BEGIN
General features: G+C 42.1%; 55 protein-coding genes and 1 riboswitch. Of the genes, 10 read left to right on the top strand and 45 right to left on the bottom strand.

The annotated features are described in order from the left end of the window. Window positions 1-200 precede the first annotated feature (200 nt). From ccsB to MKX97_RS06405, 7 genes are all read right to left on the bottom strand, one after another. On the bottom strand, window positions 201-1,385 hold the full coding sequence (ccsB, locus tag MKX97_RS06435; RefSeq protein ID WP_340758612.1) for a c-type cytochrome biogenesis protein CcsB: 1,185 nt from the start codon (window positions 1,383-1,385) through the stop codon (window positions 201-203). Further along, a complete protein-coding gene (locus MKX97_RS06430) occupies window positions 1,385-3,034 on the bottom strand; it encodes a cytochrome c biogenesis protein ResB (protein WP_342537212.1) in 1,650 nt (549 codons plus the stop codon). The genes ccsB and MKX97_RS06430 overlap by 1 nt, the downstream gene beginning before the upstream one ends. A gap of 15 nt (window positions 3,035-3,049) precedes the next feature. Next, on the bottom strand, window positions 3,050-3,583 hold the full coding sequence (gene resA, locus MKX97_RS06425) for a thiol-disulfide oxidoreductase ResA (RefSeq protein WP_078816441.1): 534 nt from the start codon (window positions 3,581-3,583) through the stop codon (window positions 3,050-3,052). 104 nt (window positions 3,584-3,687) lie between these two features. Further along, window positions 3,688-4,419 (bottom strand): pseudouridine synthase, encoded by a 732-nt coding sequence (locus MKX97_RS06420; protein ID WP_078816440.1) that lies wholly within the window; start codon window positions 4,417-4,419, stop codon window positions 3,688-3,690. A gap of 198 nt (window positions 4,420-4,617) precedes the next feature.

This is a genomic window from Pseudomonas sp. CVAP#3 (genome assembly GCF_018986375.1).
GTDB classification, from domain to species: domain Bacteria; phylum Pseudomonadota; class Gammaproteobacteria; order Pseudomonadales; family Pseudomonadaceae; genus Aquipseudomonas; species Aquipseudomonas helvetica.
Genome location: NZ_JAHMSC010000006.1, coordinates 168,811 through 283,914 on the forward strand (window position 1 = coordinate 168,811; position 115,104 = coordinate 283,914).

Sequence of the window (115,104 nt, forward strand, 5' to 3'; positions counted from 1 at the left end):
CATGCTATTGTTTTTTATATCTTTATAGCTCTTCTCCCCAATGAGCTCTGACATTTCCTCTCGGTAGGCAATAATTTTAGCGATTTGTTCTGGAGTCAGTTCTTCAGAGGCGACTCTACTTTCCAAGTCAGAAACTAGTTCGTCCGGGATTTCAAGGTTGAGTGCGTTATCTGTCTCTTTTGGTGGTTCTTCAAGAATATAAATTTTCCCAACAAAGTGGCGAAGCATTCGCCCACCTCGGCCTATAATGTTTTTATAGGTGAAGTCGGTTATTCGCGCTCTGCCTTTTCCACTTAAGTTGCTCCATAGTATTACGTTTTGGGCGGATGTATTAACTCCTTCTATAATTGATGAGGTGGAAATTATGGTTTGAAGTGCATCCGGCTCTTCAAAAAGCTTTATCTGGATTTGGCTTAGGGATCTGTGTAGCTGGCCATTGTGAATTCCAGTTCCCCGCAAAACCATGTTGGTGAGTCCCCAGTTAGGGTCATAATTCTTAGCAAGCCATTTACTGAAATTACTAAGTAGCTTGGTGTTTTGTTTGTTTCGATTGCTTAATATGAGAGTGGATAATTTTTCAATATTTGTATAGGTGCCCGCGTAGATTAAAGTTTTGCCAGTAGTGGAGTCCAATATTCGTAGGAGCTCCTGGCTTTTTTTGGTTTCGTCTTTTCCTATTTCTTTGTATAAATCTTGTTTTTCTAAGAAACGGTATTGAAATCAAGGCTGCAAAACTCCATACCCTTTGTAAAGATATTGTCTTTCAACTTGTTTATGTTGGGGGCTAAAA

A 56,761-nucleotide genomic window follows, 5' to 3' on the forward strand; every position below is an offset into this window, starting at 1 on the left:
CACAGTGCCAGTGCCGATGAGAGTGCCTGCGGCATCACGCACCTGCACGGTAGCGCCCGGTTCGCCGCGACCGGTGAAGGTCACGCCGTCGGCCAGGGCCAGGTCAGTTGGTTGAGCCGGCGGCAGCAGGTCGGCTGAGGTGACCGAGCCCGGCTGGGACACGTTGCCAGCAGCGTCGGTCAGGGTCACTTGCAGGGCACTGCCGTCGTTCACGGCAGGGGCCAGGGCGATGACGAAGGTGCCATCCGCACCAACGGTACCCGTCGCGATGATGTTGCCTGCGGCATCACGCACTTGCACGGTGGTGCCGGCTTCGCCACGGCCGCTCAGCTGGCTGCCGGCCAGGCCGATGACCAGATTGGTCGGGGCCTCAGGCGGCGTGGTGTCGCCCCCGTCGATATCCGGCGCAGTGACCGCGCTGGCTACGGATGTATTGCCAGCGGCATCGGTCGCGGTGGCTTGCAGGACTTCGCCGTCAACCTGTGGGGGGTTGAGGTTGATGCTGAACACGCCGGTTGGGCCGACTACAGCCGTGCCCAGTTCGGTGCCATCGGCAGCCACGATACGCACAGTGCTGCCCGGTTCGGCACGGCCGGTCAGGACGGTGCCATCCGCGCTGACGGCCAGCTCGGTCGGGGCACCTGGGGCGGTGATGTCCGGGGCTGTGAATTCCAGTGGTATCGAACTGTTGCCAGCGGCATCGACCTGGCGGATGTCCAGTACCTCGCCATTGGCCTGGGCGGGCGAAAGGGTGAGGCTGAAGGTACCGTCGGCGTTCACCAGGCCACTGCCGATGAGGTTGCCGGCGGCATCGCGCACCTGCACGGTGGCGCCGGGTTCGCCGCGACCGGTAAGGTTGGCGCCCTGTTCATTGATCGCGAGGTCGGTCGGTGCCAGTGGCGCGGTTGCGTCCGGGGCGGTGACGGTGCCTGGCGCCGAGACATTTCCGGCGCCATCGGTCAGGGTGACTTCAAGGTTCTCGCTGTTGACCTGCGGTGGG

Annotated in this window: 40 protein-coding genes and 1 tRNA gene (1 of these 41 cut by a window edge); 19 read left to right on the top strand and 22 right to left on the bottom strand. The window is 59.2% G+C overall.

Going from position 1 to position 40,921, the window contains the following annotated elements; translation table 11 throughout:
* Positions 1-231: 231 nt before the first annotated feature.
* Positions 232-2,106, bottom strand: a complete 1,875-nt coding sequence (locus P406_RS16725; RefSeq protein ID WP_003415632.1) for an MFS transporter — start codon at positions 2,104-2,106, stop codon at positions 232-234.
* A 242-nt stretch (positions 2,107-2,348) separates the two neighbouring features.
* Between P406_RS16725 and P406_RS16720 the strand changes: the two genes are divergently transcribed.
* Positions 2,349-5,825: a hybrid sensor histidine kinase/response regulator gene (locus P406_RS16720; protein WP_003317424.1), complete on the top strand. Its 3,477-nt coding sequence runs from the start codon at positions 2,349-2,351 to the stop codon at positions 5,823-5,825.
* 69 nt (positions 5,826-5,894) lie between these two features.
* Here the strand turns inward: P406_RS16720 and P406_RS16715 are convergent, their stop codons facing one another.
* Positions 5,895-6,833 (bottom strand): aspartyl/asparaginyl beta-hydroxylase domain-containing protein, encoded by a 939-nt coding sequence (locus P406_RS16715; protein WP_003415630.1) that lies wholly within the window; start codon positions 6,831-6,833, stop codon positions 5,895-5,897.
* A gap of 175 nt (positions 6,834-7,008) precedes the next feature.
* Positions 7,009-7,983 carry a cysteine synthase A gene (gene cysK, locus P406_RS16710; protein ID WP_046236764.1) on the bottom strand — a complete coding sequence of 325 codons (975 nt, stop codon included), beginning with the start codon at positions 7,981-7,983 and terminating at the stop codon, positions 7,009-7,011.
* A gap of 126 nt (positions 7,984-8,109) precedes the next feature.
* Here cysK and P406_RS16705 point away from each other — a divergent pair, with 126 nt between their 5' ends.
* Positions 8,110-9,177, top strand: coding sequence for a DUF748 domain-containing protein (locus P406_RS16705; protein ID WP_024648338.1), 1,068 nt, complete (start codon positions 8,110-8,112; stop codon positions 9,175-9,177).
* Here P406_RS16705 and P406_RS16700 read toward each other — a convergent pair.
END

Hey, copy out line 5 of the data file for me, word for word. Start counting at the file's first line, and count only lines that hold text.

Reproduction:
Genome location: NZ_JAHMSC010000006.1, coordinates 168,811 through 283,914 on the forward strand (window position 1 = coordinate 168,811; position 115,104 = coordinate 283,914).